oh vienna. you won’t feel the same about the city again. the piano teacher stabs all the senses, a disparate flinging of words unified by the protagonist erika kohut’s austerity and the author jelinek’s control. to gingerly peer out at jelinek’s vienna through peeled fingers is to chafe your hands as well.
with barely a hint of gentleness, the triangular becomes the linear as the imagined and actual interactions between erika, her mother and erika’s student walter klemmer fail to resist the banality of infected self-awareness. though the main source of misery is patently the inflamed relationship between mother and daughter, much more in the novel than in michael haneke’s 2001 film does the relationship between erika and klemmer attain its horrific and destructive character from the sense that they are both diseased, not just erika – two blind bulls thrusting their crenellated horns at one another.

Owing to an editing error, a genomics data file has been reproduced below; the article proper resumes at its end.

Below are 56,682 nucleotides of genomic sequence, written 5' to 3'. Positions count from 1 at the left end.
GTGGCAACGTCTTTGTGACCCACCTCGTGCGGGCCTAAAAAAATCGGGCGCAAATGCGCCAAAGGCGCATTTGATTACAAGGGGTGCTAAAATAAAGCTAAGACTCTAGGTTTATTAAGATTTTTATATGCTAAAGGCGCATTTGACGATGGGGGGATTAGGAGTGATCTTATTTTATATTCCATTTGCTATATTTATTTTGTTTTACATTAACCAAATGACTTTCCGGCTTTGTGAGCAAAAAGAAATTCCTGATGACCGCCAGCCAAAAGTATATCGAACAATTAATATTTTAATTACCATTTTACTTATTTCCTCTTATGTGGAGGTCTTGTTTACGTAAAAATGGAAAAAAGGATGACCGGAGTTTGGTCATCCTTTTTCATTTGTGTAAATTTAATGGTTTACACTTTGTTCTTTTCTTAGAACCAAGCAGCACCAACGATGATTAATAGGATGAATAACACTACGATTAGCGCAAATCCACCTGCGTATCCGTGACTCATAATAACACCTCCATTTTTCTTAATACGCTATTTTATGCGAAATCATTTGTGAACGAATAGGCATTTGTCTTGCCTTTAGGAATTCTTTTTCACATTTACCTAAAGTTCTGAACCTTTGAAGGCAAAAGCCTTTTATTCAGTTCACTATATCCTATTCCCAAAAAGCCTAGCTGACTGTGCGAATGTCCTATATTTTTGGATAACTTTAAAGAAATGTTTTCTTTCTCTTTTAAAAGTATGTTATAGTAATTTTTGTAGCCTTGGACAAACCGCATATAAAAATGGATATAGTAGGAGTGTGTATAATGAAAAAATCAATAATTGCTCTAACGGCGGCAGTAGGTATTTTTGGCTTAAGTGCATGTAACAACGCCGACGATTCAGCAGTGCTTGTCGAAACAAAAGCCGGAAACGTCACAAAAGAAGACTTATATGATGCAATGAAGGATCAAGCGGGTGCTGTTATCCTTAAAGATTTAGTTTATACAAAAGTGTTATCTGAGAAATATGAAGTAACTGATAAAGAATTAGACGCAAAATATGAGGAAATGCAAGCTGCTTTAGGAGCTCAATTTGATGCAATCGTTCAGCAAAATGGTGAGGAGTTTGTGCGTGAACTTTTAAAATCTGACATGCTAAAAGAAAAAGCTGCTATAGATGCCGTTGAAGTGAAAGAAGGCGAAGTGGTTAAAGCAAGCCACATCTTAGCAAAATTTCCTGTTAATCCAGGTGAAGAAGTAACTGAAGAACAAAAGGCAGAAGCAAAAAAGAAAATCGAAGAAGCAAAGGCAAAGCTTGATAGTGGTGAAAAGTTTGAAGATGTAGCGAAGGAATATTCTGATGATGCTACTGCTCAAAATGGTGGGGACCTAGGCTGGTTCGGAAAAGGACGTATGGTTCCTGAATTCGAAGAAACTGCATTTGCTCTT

the volatility of the interplay between the kohuts and klemmer eventually explodes in a painful, technicolour rumination on sequestration and etiolated delusion. though the novel thrusts individual acts of violence upon the reader, most terrible is erika’s fate; she is not wholly self-destructive but is able to sustain her cursed context. an anti-triumphal masterpiece, the piano teacher‘s every word is lacerating.